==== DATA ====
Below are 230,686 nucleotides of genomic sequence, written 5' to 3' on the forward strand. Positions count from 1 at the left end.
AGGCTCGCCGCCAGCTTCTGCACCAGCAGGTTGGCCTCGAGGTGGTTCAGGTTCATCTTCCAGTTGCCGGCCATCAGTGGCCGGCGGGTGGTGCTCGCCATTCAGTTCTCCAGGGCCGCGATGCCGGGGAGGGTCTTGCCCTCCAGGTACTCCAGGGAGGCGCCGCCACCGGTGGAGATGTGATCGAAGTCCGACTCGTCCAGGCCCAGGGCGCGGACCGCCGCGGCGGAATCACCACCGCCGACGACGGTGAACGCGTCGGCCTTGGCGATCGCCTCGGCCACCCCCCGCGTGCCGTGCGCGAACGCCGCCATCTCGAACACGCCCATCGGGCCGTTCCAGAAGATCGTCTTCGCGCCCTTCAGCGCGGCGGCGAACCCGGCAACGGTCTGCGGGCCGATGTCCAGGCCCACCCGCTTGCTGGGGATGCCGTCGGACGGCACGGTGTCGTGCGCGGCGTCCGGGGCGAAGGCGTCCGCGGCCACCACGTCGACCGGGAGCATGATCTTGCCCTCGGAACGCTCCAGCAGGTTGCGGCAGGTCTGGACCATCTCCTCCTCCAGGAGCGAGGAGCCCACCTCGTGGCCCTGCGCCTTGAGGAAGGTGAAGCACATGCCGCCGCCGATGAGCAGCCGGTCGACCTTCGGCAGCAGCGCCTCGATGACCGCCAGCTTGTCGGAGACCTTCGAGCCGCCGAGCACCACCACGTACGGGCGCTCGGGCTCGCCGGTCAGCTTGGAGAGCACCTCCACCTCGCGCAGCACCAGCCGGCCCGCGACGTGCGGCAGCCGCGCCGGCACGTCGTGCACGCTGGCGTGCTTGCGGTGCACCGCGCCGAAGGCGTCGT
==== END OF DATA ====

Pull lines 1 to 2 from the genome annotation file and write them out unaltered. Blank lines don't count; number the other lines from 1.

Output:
Below are 230,686 nucleotides of genomic sequence, written 5' to 3' on the forward strand. Positions count from 1 at the left end.
AGGCTCGCCGCCAGCTTCTGCACCAGCAGGTTGGCCTCGAGGTGGTTCAGGTTCATCTTCCAGTTGCCGGCCATCAGTGGCCGGCGGGTGGTGCTCGCCATTCAGTTCTCCAGGGCCGCGATGCCGGGGAGGGTCTTGCCCTCCAGGTACTCCAGGGAGGCGCCGCCACCGGTGGAGATGTGATCGAAGTCCGACTCGTCCAGGCCCAGGGCGCGGACCGCCGCGGCGGAATCACCACCGCCGACGACGGTGAACGCGTCGGCCTTGGCGATCGCCTCGGCCACCCCCCGCGTGCCGTGCGCGAACGCCGCCATCTCGAACACGCCCATCGGGCCGTTCCAGAAGATCGTCTTCGCGCCCTTCAGCGCGGCGGCGAACCCGGCAACGGTCTGCGGGCCGATGTCCAGGCCCACCCGCTTGCTGGGGATGCCGTCGGACGGCACGGTGTCGTGCGCGGCGTCCGGGGCGAAGGCGTCCGCGGCCACCACGTCGACCGGGAGCATGATCTTGCCCTCGGAACGCTCCAGCAGGTTGCGGCAGGTCTGGACCATCTCCTCCTCCAGGAGCGAGGAGCCCACCTCGTGGCCCTGCGCCTTGAGGAAGGTGAAGCACATGCCGCCGCCGATGAGCAGCCGGTCGACCTTCGGCAGCAGCGCCTCGATGACCGCCAGCTTGTCGGAGACCTTCGAGCCGCCGAGCACCACCACGTACGGGCGCTCGGGCTCGCCGGTCAGCTTGGAGAGCACCTCCACCTCGCGCAGCACCAGCCGGCCCGCGACGTGCGGCAGCCGCGCCGGCACGTCGTGCACGCTGGCGTGCTTGCGGTGCACCGCGCCGAAGGCGTCGT